I'm currently reading When Trumpets Call by Patricia O'Toole. It's about Teddy Roosevelt's years after his presidency. Essentially, O'Toole filled the void left by Edmund Morris, who has yet to finish the last of his three volume biography on Roosevelt. While O'Toole is a gifted writer, Edmund's last volume -- which he is writing now -- will undoubtedly prove superior.
In any case, the When Trumpets Call's recounting of John Schrank's failed attempt to assassinate Roosevelt during the 1912 presidential campaign makes you long for real men in political office. Schrank was seven feet away when he shot Roosevelt in the chest. The bullet, slowed by a metal eyeglass case and a copy of his speech, lodged in Roosevelt's ribs. After the shot, Roosevelt felt his mouth, determined the bullet had not perforated his lung, and dispatched the idea of missing his speech and receiving medical care with these words: "You get me to that speech, . . . it may be the last one I shall ever deliver, but I am going to deliver this one."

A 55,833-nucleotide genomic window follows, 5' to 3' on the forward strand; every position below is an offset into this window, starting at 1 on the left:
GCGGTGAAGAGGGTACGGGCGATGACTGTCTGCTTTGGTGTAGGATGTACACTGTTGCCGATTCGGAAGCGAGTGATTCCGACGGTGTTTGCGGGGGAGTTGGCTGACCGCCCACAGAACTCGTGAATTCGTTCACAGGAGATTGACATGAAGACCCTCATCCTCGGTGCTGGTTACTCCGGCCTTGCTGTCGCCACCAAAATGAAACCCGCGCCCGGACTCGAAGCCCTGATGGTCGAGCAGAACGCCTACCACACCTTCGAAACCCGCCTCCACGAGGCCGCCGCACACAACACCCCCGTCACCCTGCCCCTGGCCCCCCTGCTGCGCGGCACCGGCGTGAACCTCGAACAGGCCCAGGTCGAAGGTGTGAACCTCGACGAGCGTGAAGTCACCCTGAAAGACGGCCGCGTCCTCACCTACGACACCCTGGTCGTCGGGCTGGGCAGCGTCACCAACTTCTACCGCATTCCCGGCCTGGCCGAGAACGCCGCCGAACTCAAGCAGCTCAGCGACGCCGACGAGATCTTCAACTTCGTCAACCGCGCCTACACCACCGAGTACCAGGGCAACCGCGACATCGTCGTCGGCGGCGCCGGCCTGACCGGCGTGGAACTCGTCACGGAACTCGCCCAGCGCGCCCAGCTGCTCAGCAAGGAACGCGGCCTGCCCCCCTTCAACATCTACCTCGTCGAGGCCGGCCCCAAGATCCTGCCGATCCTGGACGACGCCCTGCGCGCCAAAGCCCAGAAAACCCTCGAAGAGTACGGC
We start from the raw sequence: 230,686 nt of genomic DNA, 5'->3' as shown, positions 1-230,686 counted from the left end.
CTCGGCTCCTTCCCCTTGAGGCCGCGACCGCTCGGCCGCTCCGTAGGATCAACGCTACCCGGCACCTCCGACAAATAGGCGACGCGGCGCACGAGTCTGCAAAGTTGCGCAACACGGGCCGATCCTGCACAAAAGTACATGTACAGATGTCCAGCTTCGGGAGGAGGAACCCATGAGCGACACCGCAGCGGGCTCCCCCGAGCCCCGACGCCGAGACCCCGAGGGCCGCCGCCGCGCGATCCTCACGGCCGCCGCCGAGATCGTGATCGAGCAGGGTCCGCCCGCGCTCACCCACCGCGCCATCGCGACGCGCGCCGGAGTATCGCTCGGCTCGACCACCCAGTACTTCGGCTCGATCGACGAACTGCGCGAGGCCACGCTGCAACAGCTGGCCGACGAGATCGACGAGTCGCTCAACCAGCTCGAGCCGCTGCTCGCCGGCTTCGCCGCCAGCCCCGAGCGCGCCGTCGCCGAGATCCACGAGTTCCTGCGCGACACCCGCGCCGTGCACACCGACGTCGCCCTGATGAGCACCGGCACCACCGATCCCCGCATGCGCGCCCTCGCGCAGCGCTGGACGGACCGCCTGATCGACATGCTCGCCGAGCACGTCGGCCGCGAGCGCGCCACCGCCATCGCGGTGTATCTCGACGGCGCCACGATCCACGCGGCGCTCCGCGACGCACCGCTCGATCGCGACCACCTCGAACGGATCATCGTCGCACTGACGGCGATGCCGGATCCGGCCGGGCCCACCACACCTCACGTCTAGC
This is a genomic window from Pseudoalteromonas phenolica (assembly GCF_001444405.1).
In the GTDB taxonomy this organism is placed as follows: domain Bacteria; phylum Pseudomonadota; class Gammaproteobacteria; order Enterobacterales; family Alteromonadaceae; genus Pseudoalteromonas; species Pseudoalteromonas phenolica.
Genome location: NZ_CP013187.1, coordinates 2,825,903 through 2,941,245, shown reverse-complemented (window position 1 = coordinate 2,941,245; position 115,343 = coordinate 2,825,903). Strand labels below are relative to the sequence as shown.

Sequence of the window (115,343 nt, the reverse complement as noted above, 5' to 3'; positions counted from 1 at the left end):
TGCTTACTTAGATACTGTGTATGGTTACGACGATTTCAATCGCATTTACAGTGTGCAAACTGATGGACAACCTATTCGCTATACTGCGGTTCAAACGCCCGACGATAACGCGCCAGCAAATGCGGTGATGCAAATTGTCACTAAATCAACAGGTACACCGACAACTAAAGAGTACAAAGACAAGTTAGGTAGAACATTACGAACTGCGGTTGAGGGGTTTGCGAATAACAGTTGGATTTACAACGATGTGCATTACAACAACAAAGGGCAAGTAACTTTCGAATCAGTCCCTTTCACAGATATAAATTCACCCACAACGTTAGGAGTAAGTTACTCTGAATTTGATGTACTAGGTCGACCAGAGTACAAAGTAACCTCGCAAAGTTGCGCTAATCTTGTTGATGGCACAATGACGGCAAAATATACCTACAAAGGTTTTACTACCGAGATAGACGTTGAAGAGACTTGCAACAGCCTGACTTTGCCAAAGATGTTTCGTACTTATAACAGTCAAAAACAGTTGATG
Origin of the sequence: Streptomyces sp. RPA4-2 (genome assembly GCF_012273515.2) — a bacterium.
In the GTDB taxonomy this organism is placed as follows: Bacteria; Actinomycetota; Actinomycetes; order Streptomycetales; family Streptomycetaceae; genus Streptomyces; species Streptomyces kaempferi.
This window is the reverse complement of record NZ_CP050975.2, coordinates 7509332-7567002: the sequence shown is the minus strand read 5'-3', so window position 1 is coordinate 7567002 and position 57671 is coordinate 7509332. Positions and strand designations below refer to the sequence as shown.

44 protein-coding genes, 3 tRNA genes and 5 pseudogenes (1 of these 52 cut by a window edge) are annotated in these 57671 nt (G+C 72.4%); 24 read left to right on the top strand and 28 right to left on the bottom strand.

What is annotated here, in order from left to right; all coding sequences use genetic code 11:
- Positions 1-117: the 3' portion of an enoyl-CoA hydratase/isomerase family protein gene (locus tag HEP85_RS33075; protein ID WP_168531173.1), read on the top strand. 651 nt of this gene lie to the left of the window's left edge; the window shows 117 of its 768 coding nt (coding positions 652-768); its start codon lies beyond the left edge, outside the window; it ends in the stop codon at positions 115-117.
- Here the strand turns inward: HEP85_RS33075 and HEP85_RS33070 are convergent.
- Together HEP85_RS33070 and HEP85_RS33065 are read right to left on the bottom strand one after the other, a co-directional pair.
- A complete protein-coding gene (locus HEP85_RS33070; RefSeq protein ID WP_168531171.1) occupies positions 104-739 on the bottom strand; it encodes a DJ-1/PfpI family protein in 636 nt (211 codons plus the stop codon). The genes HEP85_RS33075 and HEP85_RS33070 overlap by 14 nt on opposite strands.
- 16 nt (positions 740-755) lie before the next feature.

During his ensuing eighty minute speech, he informed the crowd what had happened: "I don't know whether you fully understand that I have just been shot; but it take more than that to kill a Bull Moose." For effect, Roosevelt showed onlookers the bullet holes in his speech and pull back his vest, exposing his blood-stained shirt.
On the train ride to Chicago for treatment, he changed his shirt, shaved, and slept.
Too bad men (or women for that matter) like this no longer run for public office. Our nation would be better if they did.